The middle block of mathematics at Proof School features an enticing variety of geometry and analysis courses.

Geometry is the course in which students traditionally first encounter the notion of mathematical proof. Although this will hardly be the case for Proofniks, geometry does involve a unique blend of visual intuition, axiomatic rigor, artistic elegance, and at times seemingly diabolical difficulty. The overarching goals throughout our geometry courses are to guide students to an appreciation of this beautiful subject while honing their ability to structure thorough, well-written arguments.

This block also heralds the arrival of Differential Calculus, a much anticipated course that is often the culmination of high school math sequences. Our current plan is for students to take differential calculus in block three, followed by integral calculus in block four, which will provide a complete introduction to the subject for application in later math courses, physics, economics, or other natural sciences. We encourage students to then take a follow-up course in a subsequent year during Block 4 that will comprehensively prepare students for the BC Calculus AP Test. We anticipate that students will typically take Calculus in eighth, ninth, or tenth grade.

-- Sam Vandervelde

Fundamentals of Geometry
with Austin Shapiro

This course introduces students to standard concepts in geometry. Topics will include parallel lines, angles, triangles, circles, parallelograms, polygons and other common shapes. Students will study metric properties of geometric objects such as length, perimeter, area, and angle measure. Finally, the course will cover the fundamental notions of similarity, proportion, and right triangles.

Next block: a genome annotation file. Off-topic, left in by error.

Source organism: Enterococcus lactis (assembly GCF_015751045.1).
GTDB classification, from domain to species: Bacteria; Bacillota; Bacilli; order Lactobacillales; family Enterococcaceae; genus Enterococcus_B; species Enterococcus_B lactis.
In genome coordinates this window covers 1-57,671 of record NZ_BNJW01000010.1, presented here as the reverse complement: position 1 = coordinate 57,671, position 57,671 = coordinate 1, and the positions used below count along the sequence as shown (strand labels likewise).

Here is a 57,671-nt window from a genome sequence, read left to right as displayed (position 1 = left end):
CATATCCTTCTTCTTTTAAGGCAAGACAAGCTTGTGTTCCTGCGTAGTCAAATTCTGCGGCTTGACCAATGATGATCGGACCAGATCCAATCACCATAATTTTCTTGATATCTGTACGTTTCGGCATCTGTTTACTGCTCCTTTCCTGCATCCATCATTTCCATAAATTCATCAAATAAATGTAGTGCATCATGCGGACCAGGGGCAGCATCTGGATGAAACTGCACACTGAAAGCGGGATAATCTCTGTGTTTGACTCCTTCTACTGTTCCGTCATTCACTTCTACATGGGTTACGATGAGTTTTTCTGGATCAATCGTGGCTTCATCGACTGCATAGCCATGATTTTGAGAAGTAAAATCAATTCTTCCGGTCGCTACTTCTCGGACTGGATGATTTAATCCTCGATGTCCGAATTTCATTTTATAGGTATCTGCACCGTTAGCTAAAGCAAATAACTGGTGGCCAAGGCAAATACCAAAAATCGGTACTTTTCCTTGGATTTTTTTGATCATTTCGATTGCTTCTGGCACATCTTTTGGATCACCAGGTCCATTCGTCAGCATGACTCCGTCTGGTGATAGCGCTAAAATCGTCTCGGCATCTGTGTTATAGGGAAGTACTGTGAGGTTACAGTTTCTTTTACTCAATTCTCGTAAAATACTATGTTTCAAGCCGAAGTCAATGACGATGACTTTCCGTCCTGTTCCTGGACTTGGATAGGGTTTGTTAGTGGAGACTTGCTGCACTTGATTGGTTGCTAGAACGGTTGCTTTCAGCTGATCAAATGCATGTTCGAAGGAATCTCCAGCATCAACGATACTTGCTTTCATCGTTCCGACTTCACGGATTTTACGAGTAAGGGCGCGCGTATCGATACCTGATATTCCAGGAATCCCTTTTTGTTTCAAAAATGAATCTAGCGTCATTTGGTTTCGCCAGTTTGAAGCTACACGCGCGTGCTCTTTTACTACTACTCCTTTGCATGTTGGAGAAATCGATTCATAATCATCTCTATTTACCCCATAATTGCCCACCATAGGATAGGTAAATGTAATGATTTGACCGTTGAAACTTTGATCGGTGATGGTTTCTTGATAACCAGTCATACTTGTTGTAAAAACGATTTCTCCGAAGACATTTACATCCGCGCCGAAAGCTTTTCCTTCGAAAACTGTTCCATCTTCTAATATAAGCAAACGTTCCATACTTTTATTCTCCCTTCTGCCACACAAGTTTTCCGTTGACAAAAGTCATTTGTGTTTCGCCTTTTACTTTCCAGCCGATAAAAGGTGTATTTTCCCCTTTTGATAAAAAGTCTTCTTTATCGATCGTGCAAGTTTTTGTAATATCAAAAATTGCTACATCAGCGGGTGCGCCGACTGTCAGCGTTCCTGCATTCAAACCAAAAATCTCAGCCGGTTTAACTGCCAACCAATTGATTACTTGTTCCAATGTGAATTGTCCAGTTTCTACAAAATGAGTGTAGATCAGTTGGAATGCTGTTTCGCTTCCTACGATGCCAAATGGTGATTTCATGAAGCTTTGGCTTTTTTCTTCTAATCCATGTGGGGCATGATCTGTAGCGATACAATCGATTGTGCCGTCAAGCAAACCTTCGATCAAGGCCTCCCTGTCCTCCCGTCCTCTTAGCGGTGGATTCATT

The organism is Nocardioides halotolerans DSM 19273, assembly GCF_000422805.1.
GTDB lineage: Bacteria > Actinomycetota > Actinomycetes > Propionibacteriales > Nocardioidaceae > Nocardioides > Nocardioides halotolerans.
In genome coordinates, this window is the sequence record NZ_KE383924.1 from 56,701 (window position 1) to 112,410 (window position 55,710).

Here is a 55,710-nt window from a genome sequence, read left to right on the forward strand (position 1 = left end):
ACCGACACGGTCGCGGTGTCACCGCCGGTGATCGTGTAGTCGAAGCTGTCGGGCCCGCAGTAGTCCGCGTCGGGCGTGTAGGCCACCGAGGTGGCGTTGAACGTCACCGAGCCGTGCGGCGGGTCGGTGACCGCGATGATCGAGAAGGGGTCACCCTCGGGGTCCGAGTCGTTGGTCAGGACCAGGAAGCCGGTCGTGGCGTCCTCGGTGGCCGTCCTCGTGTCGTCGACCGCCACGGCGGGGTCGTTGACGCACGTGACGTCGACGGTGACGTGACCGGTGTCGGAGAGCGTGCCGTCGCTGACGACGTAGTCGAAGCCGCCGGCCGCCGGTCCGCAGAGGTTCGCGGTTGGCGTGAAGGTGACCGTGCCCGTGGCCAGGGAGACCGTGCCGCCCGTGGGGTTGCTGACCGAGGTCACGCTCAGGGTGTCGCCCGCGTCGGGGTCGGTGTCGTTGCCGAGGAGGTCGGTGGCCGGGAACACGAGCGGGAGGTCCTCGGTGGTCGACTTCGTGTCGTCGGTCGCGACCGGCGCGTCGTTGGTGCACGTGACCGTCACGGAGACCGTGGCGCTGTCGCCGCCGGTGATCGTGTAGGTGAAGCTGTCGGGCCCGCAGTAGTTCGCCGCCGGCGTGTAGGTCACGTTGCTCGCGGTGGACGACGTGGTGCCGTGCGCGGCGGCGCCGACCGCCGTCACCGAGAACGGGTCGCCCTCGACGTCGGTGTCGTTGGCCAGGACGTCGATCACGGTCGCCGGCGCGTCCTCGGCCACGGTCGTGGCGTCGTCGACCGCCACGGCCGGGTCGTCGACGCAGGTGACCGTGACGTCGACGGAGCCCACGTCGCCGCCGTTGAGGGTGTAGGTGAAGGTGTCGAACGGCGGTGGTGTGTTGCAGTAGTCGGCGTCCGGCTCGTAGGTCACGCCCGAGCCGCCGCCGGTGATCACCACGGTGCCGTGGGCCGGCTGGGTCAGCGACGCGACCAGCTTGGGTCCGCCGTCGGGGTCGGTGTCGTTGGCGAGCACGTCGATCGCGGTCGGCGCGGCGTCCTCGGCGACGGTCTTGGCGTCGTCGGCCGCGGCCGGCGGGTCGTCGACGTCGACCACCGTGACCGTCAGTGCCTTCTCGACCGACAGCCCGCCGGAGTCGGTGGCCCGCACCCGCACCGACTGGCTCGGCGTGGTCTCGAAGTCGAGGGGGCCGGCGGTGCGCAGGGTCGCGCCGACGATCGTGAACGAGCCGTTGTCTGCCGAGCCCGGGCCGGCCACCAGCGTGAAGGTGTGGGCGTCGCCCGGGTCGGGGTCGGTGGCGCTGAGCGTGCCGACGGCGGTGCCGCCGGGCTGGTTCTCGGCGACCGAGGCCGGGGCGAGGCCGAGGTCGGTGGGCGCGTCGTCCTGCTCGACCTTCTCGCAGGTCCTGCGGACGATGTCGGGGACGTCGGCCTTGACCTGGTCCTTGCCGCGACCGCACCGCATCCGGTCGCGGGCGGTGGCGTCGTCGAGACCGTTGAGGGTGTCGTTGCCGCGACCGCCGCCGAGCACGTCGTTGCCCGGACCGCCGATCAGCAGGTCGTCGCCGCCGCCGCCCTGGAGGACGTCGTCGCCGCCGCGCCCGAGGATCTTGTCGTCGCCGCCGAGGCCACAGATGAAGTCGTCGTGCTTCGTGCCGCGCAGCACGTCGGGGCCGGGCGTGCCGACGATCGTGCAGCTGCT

Elements of Geometry
with Sachi Hashimoto

This course will present the art of proof in the context of introductory Euclidean geometry. Students will develop their skill at mathematical writing as they study the topics of angles, parallel and perpendicular lines, triangle congruence, similar triangles, parallelograms, other common quadrilaterals, circles, and constructions. Emphasis will be placed on sound arguments and clearly written proofs.

Euclidean Geometry Lab
with Sam Vandervelde

There are a wide variety of intriguing results that become accessible once the basics of Euclidean geometry have been mastered. In this course we will begin by developing essential tools for working with circles, such as inscribed angles and Power of a Point. Then we will investigate a sequence of elegant theorems, including radical axes, Napoleon triangles, the symmedian point, the Miquel points, and other topics at the discretion of the instructor. Throughout the course students will investigate diagrams using dynamic geometry software, make and prove conjectures, write and revise proofs, and build geometric intuition.

Differential Calculus
with John DeIonno

Beginning with the concepts of limits and continuity, this course develops the notion of the instantaneous rate of change of a function, which is given by the derivative. Topics will include formulas for derivatives, product and quotient rules, related rates, optimization, and further applications.

with Susan Durst

In topology, we study the abstract notion of a "space," a set in which some points are closer together than others. In a topological space there is no way to measure distance, but we can get a sense of how close together points are by looking at a sequence of nested "open sets." Points that remain together in the smaller open sets are closer to each other. In this class, we will be exploring the fundamental ideas and tools of point-set topology. The class will be run largely by discovery, through guided problem sets. Students will be expected to work collaboratively and present solutions to classmates. We will have multiple quizzes, two exams, and one major writing assignment during the block.